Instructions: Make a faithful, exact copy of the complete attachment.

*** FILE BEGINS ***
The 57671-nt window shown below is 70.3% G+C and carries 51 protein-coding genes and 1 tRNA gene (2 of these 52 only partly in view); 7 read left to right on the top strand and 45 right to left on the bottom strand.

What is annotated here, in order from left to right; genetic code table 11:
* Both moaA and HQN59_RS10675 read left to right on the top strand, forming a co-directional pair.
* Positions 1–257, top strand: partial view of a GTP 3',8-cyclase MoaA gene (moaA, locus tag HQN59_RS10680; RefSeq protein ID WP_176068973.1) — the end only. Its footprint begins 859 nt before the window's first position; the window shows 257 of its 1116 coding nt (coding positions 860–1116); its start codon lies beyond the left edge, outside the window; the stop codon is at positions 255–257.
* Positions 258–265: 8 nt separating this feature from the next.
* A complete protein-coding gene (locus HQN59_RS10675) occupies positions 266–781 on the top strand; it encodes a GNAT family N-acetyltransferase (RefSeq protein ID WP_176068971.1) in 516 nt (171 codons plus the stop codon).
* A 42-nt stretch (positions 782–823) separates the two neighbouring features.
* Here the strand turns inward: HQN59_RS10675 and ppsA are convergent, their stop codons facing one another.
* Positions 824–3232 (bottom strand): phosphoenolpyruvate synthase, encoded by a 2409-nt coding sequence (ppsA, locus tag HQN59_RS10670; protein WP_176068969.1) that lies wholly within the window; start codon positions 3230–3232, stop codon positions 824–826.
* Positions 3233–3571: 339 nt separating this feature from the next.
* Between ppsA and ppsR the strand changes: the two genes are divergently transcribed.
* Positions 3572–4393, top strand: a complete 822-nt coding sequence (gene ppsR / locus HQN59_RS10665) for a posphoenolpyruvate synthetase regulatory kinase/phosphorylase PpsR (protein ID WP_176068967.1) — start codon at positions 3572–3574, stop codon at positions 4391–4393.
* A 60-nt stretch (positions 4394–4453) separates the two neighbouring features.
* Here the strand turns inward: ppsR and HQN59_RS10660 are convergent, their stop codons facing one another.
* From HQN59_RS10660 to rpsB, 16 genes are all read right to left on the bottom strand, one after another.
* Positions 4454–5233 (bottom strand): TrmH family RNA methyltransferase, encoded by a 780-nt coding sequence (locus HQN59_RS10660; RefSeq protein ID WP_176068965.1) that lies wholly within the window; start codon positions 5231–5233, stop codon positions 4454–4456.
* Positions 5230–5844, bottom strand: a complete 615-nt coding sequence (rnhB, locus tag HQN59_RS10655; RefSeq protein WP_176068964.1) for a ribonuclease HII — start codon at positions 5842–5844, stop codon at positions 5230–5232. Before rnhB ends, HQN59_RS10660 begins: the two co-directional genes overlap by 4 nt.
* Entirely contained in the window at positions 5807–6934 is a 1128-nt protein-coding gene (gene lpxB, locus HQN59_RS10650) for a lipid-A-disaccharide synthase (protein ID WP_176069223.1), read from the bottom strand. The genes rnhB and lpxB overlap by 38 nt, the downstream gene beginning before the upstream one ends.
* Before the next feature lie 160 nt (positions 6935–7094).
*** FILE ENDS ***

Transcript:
The 57671-nt window shown below is 70.3% G+C and carries 51 protein-coding genes and 1 tRNA gene (2 of these 52 only partly in view); 7 read left to right on the top strand and 45 right to left on the bottom strand.

What is annotated here, in order from left to right; genetic code table 11:
* Both moaA and HQN59_RS10675 read left to right on the top strand, forming a co-directional pair.
* Positions 1–257, top strand: partial view of a GTP 3',8-cyclase MoaA gene (moaA, locus tag HQN59_RS10680; RefSeq protein ID WP_176068973.1) — the end only. Its footprint begins 859 nt before the window's first position; the window shows 257 of its 1116 coding nt (coding positions 860–1116); its start codon lies beyond the left edge, outside the window; the stop codon is at positions 255–257.
* Positions 258–265: 8 nt separating this feature from the next.
* A complete protein-coding gene (locus HQN59_RS10675) occupies positions 266–781 on the top strand; it encodes a GNAT family N-acetyltransferase (RefSeq protein ID WP_176068971.1) in 516 nt (171 codons plus the stop codon).
* A 42-nt stretch (positions 782–823) separates the two neighbouring features.
* Here the strand turns inward: HQN59_RS10675 and ppsA are convergent, their stop codons facing one another.
* Positions 824–3232 (bottom strand): phosphoenolpyruvate synthase, encoded by a 2409-nt coding sequence (ppsA, locus tag HQN59_RS10670; protein WP_176068969.1) that lies wholly within the window; start codon positions 3230–3232, stop codon positions 824–826.
* Positions 3233–3571: 339 nt separating this feature from the next.
* Between ppsA and ppsR the strand changes: the two genes are divergently transcribed.
* Positions 3572–4393, top strand: a complete 822-nt coding sequence (gene ppsR / locus HQN59_RS10665) for a posphoenolpyruvate synthetase regulatory kinase/phosphorylase PpsR (protein ID WP_176068967.1) — start codon at positions 3572–3574, stop codon at positions 4391–4393.
* A 60-nt stretch (positions 4394–4453) separates the two neighbouring features.
* Here the strand turns inward: ppsR and HQN59_RS10660 are convergent, their stop codons facing one another.
* From HQN59_RS10660 to rpsB, 16 genes are all read right to left on the bottom strand, one after another.
* Positions 4454–5233 (bottom strand): TrmH family RNA methyltransferase, encoded by a 780-nt coding sequence (locus HQN59_RS10660; RefSeq protein ID WP_176068965.1) that lies wholly within the window; start codon positions 5231–5233, stop codon positions 4454–4456.
* Positions 5230–5844, bottom strand: a complete 615-nt coding sequence (rnhB, locus tag HQN59_RS10655; RefSeq protein WP_176068964.1) for a ribonuclease HII — start codon at positions 5842–5844, stop codon at positions 5230–5232. Before rnhB ends, HQN59_RS10660 begins: the two co-directional genes overlap by 4 nt.
* Entirely contained in the window at positions 5807–6934 is a 1128-nt protein-coding gene (gene lpxB, locus HQN59_RS10650) for a lipid-A-disaccharide synthase (protein ID WP_176069223.1), read from the bottom strand. The genes rnhB and lpxB overlap by 38 nt, the downstream gene beginning before the upstream one ends.
* Before the next feature lie 160 nt (positions 6935–7094).